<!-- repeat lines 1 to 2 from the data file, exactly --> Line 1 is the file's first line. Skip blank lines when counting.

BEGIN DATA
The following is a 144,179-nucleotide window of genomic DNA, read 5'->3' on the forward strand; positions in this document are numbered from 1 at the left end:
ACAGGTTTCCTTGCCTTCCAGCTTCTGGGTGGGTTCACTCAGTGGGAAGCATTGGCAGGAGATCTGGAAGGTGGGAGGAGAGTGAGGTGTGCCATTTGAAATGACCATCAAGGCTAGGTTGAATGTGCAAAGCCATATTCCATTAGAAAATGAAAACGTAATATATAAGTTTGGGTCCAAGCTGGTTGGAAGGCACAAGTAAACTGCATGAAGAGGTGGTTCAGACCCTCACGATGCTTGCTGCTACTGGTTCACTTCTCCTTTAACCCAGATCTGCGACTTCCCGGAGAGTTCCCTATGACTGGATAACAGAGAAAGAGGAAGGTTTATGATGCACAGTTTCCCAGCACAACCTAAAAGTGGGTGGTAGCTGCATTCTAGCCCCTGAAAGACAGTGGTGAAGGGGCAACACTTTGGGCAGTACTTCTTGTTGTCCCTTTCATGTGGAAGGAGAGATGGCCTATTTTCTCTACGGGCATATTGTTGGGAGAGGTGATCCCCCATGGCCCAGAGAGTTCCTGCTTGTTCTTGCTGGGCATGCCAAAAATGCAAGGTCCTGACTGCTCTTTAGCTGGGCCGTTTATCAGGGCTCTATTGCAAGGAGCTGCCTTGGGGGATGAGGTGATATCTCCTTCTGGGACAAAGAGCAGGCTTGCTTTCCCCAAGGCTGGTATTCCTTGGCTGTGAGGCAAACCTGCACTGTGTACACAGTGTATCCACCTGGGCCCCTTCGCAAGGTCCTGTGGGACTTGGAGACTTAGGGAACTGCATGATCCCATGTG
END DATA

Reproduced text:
The following is a 144,179-nucleotide window of genomic DNA, read 5'->3' on the forward strand; positions in this document are numbered from 1 at the left end:
ACAGGTTTCCTTGCCTTCCAGCTTCTGGGTGGGTTCACTCAGTGGGAAGCATTGGCAGGAGATCTGGAAGGTGGGAGGAGAGTGAGGTGTGCCATTTGAAATGACCATCAAGGCTAGGTTGAATGTGCAAAGCCATATTCCATTAGAAAATGAAAACGTAATATATAAGTTTGGGTCCAAGCTGGTTGGAAGGCACAAGTAAACTGCATGAAGAGGTGGTTCAGACCCTCACGATGCTTGCTGCTACTGGTTCACTTCTCCTTTAACCCAGATCTGCGACTTCCCGGAGAGTTCCCTATGACTGGATAACAGAGAAAGAGGAAGGTTTATGATGCACAGTTTCCCAGCACAACCTAAAAGTGGGTGGTAGCTGCATTCTAGCCCCTGAAAGACAGTGGTGAAGGGGCAACACTTTGGGCAGTACTTCTTGTTGTCCCTTTCATGTGGAAGGAGAGATGGCCTATTTTCTCTACGGGCATATTGTTGGGAGAGGTGATCCCCCATGGCCCAGAGAGTTCCTGCTTGTTCTTGCTGGGCATGCCAAAAATGCAAGGTCCTGACTGCTCTTTAGCTGGGCCGTTTATCAGGGCTCTATTGCAAGGAGCTGCCTTGGGGGATGAGGTGATATCTCCTTCTGGGACAAAGAGCAGGCTTGCTTTCCCCAAGGCTGGTATTCCTTGGCTGTGAGGCAAACCTGCACTGTGTACACAGTGTATCCACCTGGGCCCCTTCGCAAGGTCCTGTGGGACTTGGAGACTTAGGGAACTGCATGATCCCATGTG